The years saw various barrel options: short and long, tapered and stovepipe, light and heavy. During the pistol’s Mark II era, the company offered a 10″ barrel, drawing yawns from the market. But by 2019, with Ruger starting to go the “new gun of the month” route, the 10″ tube was reintroduced at the 2020 SHOT Show.

The sight radius on the 10” Mark IV pistol is almost as long as that of the Ruger takedown 10/22

Long And Heavy

I tested the aluminum frame version, Model 40173, spec’d for 46.3 oz. unloaded. The all-stainless 40174 version tips the scales at 53.5 oz. Overall length for each, with that 10″ stovepipe barrel, is 14″. Now, I have several Magnum revolvers that weigh in the mid-40-oz. range, and some of my PPC revolvers with super-heavy 6″ barrels go over 50 oz. The standard configuration Magnums are comfortable for one-hand offhand, while all the weight on the PPC guns make them a tad wobbly for one-handed work. On the Ruger .22, however, those extra inches of bull barrel put the balance point so far forward that wobble factor is pronounced, and noticeable even in two-handed shooting. It would take a stronger man than me to bring this Long Tom .22 to the 50-yard line at the Nationals and shoot it well one-handed.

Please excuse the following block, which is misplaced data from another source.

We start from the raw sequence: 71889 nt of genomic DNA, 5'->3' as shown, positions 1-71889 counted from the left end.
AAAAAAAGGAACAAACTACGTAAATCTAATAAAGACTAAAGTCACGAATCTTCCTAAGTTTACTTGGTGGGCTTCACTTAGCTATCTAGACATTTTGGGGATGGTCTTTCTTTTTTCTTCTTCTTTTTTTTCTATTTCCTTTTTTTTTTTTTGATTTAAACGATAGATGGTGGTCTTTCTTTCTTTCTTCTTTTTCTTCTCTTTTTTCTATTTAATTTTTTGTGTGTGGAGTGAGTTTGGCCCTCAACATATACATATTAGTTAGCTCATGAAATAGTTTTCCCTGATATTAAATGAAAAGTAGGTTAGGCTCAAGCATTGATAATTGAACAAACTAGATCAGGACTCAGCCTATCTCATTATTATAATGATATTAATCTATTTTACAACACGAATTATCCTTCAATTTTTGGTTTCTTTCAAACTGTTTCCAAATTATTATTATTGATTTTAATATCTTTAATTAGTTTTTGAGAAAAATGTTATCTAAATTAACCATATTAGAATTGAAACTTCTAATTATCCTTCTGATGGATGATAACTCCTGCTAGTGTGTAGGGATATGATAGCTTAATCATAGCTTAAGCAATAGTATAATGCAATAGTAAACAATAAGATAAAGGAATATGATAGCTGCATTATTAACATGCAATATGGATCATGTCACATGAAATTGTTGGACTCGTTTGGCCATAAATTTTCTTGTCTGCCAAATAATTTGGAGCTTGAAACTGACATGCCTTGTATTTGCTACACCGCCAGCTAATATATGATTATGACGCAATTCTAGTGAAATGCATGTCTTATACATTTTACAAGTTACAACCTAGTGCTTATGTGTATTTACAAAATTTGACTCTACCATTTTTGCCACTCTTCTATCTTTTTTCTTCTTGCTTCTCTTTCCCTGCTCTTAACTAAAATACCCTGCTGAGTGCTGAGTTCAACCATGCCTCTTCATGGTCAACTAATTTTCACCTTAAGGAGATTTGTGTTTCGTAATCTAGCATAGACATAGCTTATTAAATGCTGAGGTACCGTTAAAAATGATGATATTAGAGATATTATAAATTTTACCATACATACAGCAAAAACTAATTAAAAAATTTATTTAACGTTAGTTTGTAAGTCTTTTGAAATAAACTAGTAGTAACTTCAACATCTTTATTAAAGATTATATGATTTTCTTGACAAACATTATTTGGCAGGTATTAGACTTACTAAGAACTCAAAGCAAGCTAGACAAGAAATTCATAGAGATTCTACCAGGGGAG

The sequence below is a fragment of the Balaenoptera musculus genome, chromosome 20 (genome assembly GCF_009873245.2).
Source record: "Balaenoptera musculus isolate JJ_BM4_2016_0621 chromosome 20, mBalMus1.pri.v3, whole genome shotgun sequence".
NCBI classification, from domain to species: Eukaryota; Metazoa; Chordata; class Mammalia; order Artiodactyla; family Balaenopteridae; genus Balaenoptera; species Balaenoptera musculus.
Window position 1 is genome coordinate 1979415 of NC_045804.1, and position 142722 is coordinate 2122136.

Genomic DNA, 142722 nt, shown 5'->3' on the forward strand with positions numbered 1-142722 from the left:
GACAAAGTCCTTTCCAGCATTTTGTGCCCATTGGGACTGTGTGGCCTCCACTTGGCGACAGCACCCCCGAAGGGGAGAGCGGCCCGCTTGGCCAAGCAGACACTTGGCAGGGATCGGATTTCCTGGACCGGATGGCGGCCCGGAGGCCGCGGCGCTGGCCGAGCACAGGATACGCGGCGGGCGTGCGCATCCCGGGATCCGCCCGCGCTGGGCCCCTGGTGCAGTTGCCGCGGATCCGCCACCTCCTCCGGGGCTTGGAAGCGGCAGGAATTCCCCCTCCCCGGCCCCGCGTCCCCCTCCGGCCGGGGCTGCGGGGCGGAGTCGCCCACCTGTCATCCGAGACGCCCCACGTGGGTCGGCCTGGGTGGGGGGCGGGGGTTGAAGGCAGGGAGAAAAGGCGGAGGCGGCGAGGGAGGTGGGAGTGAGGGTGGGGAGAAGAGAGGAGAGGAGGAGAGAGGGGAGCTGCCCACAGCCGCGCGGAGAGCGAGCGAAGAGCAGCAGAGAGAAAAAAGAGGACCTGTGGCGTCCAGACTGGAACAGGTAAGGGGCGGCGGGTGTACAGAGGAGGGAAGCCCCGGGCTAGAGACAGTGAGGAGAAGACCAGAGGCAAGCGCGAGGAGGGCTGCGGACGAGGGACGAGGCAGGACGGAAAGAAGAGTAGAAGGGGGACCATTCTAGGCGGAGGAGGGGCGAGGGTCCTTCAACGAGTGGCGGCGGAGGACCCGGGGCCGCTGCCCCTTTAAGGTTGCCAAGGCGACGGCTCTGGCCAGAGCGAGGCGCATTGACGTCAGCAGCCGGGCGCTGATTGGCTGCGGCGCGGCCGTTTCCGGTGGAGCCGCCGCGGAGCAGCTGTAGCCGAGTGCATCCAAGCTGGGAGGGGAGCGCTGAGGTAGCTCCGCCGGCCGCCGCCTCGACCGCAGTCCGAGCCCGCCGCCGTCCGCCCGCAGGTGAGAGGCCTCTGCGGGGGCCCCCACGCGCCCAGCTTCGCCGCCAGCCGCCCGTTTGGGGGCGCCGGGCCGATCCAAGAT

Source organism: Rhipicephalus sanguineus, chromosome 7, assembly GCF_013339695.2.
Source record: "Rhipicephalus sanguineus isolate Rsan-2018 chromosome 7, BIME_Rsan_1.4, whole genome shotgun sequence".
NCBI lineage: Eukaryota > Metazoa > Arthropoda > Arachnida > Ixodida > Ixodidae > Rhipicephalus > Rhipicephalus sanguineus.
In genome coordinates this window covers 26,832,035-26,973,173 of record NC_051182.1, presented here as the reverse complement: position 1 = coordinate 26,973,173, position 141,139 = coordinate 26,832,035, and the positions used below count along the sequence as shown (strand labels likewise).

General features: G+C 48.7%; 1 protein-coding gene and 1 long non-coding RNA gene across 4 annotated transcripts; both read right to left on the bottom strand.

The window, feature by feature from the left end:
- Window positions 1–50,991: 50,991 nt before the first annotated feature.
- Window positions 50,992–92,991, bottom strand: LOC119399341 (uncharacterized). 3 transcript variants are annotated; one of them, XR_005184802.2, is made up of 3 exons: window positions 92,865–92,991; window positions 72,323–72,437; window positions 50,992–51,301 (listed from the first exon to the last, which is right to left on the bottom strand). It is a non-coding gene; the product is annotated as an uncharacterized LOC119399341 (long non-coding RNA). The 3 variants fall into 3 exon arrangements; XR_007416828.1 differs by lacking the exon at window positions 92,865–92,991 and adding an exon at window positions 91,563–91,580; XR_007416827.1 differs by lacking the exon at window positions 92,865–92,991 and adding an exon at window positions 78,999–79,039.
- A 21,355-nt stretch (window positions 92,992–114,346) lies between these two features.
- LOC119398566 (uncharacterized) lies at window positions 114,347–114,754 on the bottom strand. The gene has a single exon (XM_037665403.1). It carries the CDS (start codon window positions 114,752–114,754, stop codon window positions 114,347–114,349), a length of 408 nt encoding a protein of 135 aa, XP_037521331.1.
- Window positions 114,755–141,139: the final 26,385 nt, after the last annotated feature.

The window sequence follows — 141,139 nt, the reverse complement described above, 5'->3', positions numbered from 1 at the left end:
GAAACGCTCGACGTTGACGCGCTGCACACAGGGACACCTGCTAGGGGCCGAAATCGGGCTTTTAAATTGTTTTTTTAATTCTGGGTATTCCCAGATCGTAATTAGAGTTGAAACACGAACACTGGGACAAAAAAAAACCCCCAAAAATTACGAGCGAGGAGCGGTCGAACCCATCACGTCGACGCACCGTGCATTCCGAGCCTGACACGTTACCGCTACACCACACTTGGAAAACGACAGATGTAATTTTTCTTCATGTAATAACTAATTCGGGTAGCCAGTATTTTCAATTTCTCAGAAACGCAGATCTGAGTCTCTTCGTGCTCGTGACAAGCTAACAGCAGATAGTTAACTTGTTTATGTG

The trigger pull, like the pistol itself, was somewhat heavy. Weighed from the center of the trigger on my Lyman digital scale from Brownells, it averaged 4.84 lbs. The trigger stroke was long and a bit mushy, with palpable backlash (continued rearward movement of the trigger after the break). The pull weight is actually about right for an outdoorsman’s .22 pistol. For breaking in a new shooter, the long pull really isn’t bad, either: it’s conducive to a surprise trigger break, one of the most important things for a beginner to learn. All that said, though, if I was to compete with it, I’d send it to Clark Custom Guns for the kind of trigger job that Jim Clark, Sr. pioneered so many years ago, or maybe consider an aftermarket trigger from Tandemkross or Volquartsen.